Testing, Testing, One, Two, Three

1. Knowledge Module

2. Skills Module

3. Professional Level

image Level 1
image Level 2
image Level 3

Which verbs are associated with which levels?
Bloom and other academics have suggested the types of verbs associated with each cognitive level, and these are listed in Table 1 below. Some of the verbs Bloom lists are not relevant to a professional accountancy qualification, so only relevant verbs are included.
Please note that certain verbs (such as describe, explain, calculate) and other verbs found within the Study Guides, may be designated at different levels. This recognises that these verbs need to reflect the varying intellectual demands these requirements may make on students in different situations. For example, under one subject area, a sub-objective might be ‘Explain the structure of a T account[1]’. Another could be: ‘Explain how a warrant works as a derivative financial instrument[2]’. Not all the verbs listed in Table 1 will necessarily be used by examiners in their question requirements, nor is this an
exhaustive list. The verbs given are merely indicative of the capabilities examiners want students to acquire from the Study Guide, in order to meet a range of exam requirements.
The Study Guide will often contain more verbs than an examiner would ever use in an exam. This, however, does not mean that students shouldn’t develop these capabilities. An example is given below.
In Paper F1, Accountant in Business learning outcome A1(b) asks students to describe various organisational structures as follows: ‘Describe the different ways in which organisations may be structured: entrepreneurial, functional, matrix, divisional, departmental, by geographical area, and by product.’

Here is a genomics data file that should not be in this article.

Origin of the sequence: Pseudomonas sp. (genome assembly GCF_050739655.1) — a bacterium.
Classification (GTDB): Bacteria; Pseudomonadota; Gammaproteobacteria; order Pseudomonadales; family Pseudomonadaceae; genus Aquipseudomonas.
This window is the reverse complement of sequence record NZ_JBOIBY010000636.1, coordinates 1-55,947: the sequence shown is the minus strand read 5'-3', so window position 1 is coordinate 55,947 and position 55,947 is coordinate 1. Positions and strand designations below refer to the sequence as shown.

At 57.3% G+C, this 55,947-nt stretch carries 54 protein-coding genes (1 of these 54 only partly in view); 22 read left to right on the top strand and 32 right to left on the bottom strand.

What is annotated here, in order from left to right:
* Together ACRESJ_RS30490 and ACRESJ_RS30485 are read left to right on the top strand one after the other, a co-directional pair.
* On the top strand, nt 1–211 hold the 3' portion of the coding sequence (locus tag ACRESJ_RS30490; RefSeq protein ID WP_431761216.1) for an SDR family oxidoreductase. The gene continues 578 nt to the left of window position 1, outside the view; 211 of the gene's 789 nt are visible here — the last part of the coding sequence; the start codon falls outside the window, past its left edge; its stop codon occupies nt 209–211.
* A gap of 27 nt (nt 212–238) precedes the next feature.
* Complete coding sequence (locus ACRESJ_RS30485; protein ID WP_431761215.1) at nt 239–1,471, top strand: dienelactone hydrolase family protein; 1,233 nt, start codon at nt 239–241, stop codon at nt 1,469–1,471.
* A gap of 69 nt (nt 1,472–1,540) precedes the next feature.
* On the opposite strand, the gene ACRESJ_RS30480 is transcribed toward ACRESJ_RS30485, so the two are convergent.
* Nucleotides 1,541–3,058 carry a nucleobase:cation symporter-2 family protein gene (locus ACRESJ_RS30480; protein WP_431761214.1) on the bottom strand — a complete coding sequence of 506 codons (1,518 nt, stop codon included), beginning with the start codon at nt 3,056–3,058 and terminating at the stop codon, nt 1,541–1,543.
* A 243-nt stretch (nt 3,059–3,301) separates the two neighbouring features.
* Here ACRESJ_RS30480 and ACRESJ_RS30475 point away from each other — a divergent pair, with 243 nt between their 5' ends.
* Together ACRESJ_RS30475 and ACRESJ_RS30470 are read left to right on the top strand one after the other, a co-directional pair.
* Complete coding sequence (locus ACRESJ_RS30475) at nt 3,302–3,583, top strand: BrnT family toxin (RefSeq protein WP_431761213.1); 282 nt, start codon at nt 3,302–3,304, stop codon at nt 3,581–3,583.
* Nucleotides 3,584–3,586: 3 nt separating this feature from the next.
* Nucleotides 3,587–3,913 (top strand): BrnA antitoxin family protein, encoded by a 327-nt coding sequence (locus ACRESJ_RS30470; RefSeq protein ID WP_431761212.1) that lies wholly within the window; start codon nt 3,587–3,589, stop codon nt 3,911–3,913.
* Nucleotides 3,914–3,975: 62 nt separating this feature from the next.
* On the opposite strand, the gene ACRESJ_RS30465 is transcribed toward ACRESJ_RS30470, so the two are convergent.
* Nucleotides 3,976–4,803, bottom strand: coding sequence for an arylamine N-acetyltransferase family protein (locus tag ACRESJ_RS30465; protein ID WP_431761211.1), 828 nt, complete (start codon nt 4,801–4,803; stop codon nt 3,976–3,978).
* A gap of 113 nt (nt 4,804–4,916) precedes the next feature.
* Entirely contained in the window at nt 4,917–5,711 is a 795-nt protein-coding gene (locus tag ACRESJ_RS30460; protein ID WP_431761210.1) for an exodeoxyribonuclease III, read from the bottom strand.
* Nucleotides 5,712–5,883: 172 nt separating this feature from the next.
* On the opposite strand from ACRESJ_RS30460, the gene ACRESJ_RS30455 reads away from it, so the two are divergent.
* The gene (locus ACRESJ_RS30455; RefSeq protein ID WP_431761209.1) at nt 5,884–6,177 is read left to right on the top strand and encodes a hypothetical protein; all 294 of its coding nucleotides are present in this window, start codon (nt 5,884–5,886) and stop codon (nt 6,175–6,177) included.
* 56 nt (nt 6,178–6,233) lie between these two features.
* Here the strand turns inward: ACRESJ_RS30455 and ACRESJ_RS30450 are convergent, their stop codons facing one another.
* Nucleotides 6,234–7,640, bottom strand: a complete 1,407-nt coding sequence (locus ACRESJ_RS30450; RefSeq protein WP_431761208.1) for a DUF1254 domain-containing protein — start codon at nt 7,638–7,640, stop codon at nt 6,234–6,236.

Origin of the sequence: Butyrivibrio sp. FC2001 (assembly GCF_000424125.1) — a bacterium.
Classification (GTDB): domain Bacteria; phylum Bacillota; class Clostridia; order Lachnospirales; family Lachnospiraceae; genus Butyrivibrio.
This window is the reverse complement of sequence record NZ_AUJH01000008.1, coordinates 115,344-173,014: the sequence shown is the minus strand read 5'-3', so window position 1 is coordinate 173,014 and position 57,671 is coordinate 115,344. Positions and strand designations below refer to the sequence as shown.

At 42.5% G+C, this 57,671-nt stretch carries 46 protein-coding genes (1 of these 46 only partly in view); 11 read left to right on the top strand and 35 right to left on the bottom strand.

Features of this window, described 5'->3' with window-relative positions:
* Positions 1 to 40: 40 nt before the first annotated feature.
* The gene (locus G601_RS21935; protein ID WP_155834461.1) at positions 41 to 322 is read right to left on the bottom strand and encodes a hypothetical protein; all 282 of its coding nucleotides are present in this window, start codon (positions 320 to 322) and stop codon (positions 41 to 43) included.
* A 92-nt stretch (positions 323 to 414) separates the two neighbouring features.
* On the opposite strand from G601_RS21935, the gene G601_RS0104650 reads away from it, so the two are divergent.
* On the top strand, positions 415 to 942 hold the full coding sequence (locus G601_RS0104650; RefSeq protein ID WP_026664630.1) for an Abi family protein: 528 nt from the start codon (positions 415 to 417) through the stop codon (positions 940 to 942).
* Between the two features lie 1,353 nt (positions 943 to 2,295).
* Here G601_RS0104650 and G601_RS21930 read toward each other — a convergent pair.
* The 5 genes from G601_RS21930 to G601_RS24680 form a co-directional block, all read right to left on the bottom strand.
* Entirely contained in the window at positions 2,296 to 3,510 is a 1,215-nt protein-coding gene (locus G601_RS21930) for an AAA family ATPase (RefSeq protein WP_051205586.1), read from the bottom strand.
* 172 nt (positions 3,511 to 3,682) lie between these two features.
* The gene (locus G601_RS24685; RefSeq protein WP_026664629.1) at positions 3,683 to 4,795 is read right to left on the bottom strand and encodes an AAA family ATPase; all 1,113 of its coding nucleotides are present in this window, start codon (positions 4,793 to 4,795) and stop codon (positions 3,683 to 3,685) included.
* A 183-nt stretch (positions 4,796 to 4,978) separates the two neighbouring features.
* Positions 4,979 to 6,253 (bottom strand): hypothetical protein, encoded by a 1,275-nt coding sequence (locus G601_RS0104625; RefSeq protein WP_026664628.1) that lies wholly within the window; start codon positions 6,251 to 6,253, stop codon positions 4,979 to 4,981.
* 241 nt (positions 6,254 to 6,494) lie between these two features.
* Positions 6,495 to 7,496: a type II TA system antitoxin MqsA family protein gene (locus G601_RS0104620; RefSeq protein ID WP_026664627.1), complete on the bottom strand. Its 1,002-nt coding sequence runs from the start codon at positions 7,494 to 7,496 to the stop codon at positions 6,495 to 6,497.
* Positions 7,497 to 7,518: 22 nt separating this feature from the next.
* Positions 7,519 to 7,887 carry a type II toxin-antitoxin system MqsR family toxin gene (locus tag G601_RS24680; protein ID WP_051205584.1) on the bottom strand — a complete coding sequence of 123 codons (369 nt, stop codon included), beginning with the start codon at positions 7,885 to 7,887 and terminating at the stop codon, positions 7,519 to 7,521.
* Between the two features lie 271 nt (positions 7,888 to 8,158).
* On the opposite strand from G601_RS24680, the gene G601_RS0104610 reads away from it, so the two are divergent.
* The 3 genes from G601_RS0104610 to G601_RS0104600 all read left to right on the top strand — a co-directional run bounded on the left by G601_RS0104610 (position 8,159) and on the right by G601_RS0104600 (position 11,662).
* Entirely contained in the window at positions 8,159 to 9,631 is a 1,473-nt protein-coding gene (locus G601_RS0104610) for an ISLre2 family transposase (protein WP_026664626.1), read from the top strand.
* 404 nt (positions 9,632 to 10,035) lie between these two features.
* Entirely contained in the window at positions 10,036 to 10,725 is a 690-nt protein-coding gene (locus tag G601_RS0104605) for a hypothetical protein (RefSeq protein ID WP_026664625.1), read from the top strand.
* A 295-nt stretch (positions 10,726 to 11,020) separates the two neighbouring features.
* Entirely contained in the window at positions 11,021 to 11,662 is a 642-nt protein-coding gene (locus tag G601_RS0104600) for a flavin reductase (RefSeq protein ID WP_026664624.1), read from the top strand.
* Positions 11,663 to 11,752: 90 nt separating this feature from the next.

However, an objective test question might be written as follows: ‘Which of the following forms of organisational structure always
requires staff to report to both functional and product managers?
a Divisional
b Departmental
c Matrix (correct answer)
d Entrepreneurial’
To answer the question correctly, the student must understand the nature, scope, and definition of each type of organisational
structure. This would have been taught and learned through reading, and possibly writing, an explanation of each. Therefore,
although this capability would not need explicit demonstration in the examination, the examiner will assume the successful student
has this capability.

Should I refer to the Study Guide and to the intellectual levels when using examinable documents?
It is important that students should refer closely to both the Study Guide and the designated intellectual level of each capability when looking at examinable documents. This helps in two ways:
- If a document such as an accounting standard or a statute is listed, then students can refer to the area in the Study Guide relating to the content of that document, to identify the specific areas to be covered.
- By noting the intellectual levels and the verbs used, better guidance is given about the breadth and depth of knowledge required for each aspect.

Should I be worried about the inclusion of intellectual levels?
No one should worry about the inclusion of references to intellectual levels within the Study Guides. This new feature is intended to help students and tuition providers tailor their learning and determine the depth required to study various aspects of the syllabus.
The inclusion of intellectual levels is not intended to be prescriptive, and examiners have the freedom to assess the syllabus as they decide. However, they will need to refer to the Study Guide when setting their exams.
It is hoped that the inclusion of intellectual levels within the Study Guides will help examiners and students match each other’s expectations more closely when setting and taking ACCA examinations.

Level 1: List, define, describe, explain, select, calculate, identify, compare
Level 2: Apply, compare, analyse, compute, derive, reconcile, prepare, interpret, value, contrast, relate, classify, solve, implement
Level 3: Formulate, modify, rearrange, create, compose, design, develop, highlight, summarise, assess, evaluate, justify, decide, infer, advise, recommend, discuss, report